A Navy salvage diver recounts his experience in the effort to save the lives of sailors trapped in sinking ships after the attack on Pearl Harbor.
On a quiet Sunday morning in 1941, a ship designed to keep the peace was suddenly attacked. This book tells the remarkable story of a battleship, its brave crew, and how their lives were intertwined. Jeff Phister and his coauthors have written the comprehensive history of the USS Oklahoma from its christening in 1914 to its final loss in 1947. Phister tells how the Oklahoma served in World War I, participated in the Great Cruise of 1925, and evacuated refugees from Spain in 1936. But the most memorable event of the ship’s history occurred on December 7, 1941. Phister weaves the personal narratives of surviving crewmen with the necessary technical information to recreate the attack and demonstrate the full scope of its devastation. Captured Japanese photographs and dozens of historic U.S. Navy photographs deepen our understanding of this monumental event. Raised after the attack, the Oklahoma sank again while being towed stateside and now rests on the ocean floor, 540 miles northeast of Oahu. Battleship Oklahoma: BB-37 tells the complete story of a proud ship and her fall through the eyes of those who survived her loss.
This compelling resource chronicles the memorable events of December 7, 1941, the day that Japan attacked Pearl Harbor, provoking the United States into entering World War II. Readers will see the attack through the eyes of survivors, such as Donald Kirby Ross, the first WWII–era recipient of the Medal of Honor, and Lee Embree, who took the first air-to-air photos of Japanese planes and pilots in the attack. Beyond Pearl Harbor, the Ni‘ihau Incident and the assault on Oahu’s airfields are also explained.
USS Arizona was a Pennsylvania-class battleship built for and by the United States Navy in the mid-1910s. Named in honor of the 48th state's recent admission into the union, the ship was the second and last of the Pennsylvania class of "super-dreadnought" battleships. Although commissioned in 1916, the ship remained stateside during World War I. Shortly after the end of the war, Arizona was one of a number of American ships that briefly escorted President Woodrow Wilson to the Paris Peace Conference. The ship was sent to Turkey in 1919 at the beginning of the Greco-Turkish War to represent American interests for several months. Several years later, she was transferred to the Pacific Fleet and remained there for the rest of her career.
The attack on Pearl Harbor is a topic of perennial interest to the American public, and a long line of popular books and movies have focused on the attack or events leading up to it. This work takes an entirely new perspective. Aimed at the general reader with an interest in World War II and the U.S. Navy, the book looks at the massive salvage effort that followed the attack, beginning with the damage control efforts aboard the sinking and damaged ships in the harbour on 7 December 1941 and ending in March 1944 when salvage efforts on the USS Utah were finally abandoned. The author tells the story in a narrative style, moving from activity to activity as the days and months wore on, in what proved to be an incredibly difficult and complex endeavour. But rather than writing a dry operational report, Dan Madsen describes the Navy's dramatic race to clear the harbour and repair as many ships as possible so they could return to the fleet ready for war. Numerous photographs, many never before published in books for the general public, give readers a real appreciation for the momentous task involved, from the raising of the USS Oglala in 1942 and the USS Oklahoma in 1943 to the eventual dismantling of the above-water portions of the USS Arizona. Madsen explains how a salvage organization was first set up, how priorities were scheduled, what specific plans were made and how they worked or, in many cases, did not work. His book is based almost entirely on primary sources, including the records of the fleet salvage unit and the Pearl Harbor Naval Shipyard.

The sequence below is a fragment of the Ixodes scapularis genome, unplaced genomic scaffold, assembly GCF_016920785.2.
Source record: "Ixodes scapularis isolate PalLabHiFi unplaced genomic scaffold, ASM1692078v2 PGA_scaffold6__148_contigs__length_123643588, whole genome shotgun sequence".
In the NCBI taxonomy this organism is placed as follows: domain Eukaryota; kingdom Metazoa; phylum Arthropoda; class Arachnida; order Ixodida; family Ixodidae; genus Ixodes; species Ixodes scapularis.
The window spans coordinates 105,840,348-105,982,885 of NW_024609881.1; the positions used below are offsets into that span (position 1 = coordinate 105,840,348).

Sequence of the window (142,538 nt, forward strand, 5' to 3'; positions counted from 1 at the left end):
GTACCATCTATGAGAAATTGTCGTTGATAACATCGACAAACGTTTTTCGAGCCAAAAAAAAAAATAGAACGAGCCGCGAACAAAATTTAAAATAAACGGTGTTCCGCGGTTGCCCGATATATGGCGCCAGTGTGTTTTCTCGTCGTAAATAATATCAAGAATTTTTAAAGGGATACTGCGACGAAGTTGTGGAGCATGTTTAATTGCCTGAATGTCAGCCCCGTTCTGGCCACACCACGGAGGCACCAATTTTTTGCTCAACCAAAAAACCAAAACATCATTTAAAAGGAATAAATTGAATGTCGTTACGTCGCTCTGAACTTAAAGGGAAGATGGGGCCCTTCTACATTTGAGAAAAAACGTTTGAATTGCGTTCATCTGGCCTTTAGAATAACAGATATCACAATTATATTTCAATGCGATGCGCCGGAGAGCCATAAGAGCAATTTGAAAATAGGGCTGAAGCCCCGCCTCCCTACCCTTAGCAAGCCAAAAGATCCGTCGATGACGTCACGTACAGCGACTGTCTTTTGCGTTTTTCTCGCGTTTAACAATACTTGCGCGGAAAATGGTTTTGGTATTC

In the early hours of December 7, 1941, the Japanese launched their first attack on Pearl Harbor. Their main targets were the aircraft carriers and the destroyers in port. The USS Utah was moored in an area reserved for the aircraft carriers. Utah was covered in 6 by 12 inch timbers and metal sheds to protect it from target practice. The location of the Utah coupled with the timbers on deck, made it appear as an aircraft carrier. The Japanese pilots attacked the Utah with a vengance. Utah was the first ship to be hit and sunk. The USS Utah remains sunk in Pearl Harbor today. Until very recently, access to the memorial site has been allowed only with special permission. Most visitors to Pearl are not aware of the Utah Memorial or even that she remains in the harbor with 50 men still on duty. This book is a memorial to all the men that were serving on the Utah on that fateful morning. Who were these brave men? What did they experience during those last minutes? This is their story.
On December 7, 1941, Japan waged a surprise attack on the United States Naval Base at Pearl Harbor. It was a major victory for the Japanese Navy, which in less than two hours destroyed 188 American planes, damaged another 159, and sunk or seriously damaged 18 U.S. warships. The battleships Arizona and Oklahoma were sunk. The battleships California, West Virginia and Tennessee were badly damaged and would not rejoin the United States fleet for months. Over 2,400 American military personnel were killed and 1,178 were wounded. The Japanese lost 29 planes and pilots, five midget submarines and one large sub with their crews. Here are 24 personal accounts of servicemen who survived the attack on Pearl Harbor. These accounts cover in detail the location of each man and his experience during and after the actual attack. Also included is general information about Pearl Harbor.
The memoir of Kazuo Sakamai, with photographs and annotations.